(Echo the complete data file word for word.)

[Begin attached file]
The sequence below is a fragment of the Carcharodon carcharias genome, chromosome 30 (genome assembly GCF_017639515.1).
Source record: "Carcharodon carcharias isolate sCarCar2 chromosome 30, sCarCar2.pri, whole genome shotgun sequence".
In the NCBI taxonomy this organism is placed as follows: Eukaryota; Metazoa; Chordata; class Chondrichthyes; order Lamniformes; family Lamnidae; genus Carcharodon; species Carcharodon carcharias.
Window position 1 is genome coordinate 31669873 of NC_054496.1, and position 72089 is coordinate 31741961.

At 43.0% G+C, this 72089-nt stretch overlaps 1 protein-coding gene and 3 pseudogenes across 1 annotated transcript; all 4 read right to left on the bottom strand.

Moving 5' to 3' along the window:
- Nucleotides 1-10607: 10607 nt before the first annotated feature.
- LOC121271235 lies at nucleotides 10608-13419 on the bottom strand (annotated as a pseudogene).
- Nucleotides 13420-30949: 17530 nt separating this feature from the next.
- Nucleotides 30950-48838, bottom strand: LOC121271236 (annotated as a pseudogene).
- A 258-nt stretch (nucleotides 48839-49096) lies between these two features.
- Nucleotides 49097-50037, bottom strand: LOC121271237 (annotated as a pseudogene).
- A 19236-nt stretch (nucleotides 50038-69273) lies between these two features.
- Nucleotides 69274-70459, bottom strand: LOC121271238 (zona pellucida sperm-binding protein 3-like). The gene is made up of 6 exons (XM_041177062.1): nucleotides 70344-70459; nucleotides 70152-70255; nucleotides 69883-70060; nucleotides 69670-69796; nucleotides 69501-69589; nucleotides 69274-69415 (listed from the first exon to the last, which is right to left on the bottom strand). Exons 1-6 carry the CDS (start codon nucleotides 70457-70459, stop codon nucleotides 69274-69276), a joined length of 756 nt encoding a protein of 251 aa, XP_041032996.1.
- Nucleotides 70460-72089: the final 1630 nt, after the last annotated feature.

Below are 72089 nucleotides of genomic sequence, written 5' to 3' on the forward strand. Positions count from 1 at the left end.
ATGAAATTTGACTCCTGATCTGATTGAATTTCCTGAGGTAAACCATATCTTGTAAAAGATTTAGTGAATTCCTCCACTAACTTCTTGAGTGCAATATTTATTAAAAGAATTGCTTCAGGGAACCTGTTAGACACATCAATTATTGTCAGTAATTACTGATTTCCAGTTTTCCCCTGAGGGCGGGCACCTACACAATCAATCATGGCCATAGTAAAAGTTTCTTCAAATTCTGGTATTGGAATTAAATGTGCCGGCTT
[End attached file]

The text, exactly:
The sequence below is a fragment of the Carcharodon carcharias genome, chromosome 30 (genome assembly GCF_017639515.1).
Source record: "Carcharodon carcharias isolate sCarCar2 chromosome 30, sCarCar2.pri, whole genome shotgun sequence".
In the NCBI taxonomy this organism is placed as follows: Eukaryota; Metazoa; Chordata; class Chondrichthyes; order Lamniformes; family Lamnidae; genus Carcharodon; species Carcharodon carcharias.
Window position 1 is genome coordinate 31669873 of NC_054496.1, and position 72089 is coordinate 31741961.

At 43.0% G+C, this 72089-nt stretch overlaps 1 protein-coding gene and 3 pseudogenes across 1 annotated transcript; all 4 read right to left on the bottom strand.

Moving 5' to 3' along the window:
- Nucleotides 1-10607: 10607 nt before the first annotated feature.
- LOC121271235 lies at nucleotides 10608-13419 on the bottom strand (annotated as a pseudogene).
- Nucleotides 13420-30949: 17530 nt separating this feature from the next.
- Nucleotides 30950-48838, bottom strand: LOC121271236 (annotated as a pseudogene).
- A 258-nt stretch (nucleotides 48839-49096) lies between these two features.
- Nucleotides 49097-50037, bottom strand: LOC121271237 (annotated as a pseudogene).
- A 19236-nt stretch (nucleotides 50038-69273) lies between these two features.
- Nucleotides 69274-70459, bottom strand: LOC121271238 (zona pellucida sperm-binding protein 3-like). The gene is made up of 6 exons (XM_041177062.1): nucleotides 70344-70459; nucleotides 70152-70255; nucleotides 69883-70060; nucleotides 69670-69796; nucleotides 69501-69589; nucleotides 69274-69415 (listed from the first exon to the last, which is right to left on the bottom strand). Exons 1-6 carry the CDS (start codon nucleotides 70457-70459, stop codon nucleotides 69274-69276), a joined length of 756 nt encoding a protein of 251 aa, XP_041032996.1.
- Nucleotides 70460-72089: the final 1630 nt, after the last annotated feature.

Below are 72089 nucleotides of genomic sequence, written 5' to 3' on the forward strand. Positions count from 1 at the left end.
ATGAAATTTGACTCCTGATCTGATTGAATTTCCTGAGGTAAACCATATCTTGTAAAAGATTTAGTGAATTCCTCCACTAACTTCTTGAGTGCAATATTTATTAAAAGAATTGCTTCAGGGAACCTGTTAGACACATCAATTATTGTCAGTAATTACTGATTTCCAGTTTTCCCCTGAGGGCGGGCACCTACACAATCAATCATGGCCATAGTAAAAGTTTCTTCAAATTCTGGTATTGGAATTAAATGTGCCGGCTT